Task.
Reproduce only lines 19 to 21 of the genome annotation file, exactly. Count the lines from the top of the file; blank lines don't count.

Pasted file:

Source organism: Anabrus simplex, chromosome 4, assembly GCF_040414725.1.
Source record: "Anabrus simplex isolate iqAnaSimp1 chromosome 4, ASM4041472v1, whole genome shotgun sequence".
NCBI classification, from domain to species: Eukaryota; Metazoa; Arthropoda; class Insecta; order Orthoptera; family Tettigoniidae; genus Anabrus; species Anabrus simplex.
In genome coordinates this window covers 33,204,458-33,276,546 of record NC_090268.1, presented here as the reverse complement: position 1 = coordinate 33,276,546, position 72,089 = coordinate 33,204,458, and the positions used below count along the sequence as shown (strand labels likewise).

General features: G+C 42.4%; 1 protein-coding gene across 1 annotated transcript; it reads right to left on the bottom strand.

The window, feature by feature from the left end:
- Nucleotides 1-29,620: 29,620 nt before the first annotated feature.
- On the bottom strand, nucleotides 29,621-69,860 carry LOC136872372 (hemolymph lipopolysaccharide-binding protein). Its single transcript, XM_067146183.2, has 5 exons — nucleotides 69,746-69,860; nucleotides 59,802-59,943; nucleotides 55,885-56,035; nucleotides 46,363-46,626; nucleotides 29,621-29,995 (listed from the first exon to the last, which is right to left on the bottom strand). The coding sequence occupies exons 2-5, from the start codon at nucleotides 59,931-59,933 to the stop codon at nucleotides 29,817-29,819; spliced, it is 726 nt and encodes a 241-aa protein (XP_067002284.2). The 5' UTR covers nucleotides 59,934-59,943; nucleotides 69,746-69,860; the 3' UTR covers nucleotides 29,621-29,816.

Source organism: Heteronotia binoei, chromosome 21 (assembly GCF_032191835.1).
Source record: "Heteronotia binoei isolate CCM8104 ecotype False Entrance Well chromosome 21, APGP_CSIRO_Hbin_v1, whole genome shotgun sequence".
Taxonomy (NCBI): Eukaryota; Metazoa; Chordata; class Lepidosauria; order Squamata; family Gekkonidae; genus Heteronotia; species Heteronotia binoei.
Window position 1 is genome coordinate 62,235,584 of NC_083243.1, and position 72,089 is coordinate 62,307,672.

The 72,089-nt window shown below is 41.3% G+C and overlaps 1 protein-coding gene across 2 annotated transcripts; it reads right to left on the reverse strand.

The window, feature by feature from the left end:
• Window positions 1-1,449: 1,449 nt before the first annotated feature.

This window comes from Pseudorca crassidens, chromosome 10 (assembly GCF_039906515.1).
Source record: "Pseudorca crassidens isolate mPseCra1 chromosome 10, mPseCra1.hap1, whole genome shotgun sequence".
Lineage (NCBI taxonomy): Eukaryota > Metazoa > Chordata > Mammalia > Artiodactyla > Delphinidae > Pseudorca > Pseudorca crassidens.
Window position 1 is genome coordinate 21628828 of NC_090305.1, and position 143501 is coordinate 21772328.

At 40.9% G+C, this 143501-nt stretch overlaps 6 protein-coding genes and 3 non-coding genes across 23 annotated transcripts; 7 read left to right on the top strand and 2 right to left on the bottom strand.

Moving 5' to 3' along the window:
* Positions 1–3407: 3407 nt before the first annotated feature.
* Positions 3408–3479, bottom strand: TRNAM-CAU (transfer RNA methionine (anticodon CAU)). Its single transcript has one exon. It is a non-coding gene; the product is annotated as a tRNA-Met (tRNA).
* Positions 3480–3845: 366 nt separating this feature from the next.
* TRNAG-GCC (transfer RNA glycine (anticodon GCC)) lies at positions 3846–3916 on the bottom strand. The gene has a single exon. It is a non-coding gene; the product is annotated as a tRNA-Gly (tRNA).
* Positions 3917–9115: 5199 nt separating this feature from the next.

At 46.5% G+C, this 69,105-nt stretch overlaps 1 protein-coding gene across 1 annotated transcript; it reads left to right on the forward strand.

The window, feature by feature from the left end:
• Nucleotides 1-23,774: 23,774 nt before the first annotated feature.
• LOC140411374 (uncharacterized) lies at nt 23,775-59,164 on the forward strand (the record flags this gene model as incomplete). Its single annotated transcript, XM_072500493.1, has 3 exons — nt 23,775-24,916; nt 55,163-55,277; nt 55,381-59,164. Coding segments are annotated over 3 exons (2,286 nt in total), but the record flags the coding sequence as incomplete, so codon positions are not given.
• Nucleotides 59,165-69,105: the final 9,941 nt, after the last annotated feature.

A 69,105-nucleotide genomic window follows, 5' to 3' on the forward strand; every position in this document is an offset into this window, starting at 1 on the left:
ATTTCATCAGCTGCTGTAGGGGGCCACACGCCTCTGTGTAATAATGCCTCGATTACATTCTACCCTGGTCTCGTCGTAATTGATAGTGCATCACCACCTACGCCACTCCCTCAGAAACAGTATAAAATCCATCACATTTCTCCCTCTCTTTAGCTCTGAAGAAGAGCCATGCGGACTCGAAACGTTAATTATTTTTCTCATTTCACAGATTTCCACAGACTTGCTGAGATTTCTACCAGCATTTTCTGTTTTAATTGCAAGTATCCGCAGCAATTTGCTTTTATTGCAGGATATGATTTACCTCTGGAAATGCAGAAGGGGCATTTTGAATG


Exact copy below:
Window position 1 is genome coordinate 21628828 of NC_090305.1, and position 143501 is coordinate 21772328.

At 40.9% G+C, this 143501-nt stretch overlaps 6 protein-coding genes and 3 non-coding genes across 23 annotated transcripts; 7 read left to right on the top strand and 2 right to left on the bottom strand.

Moving 5' to 3' along the window: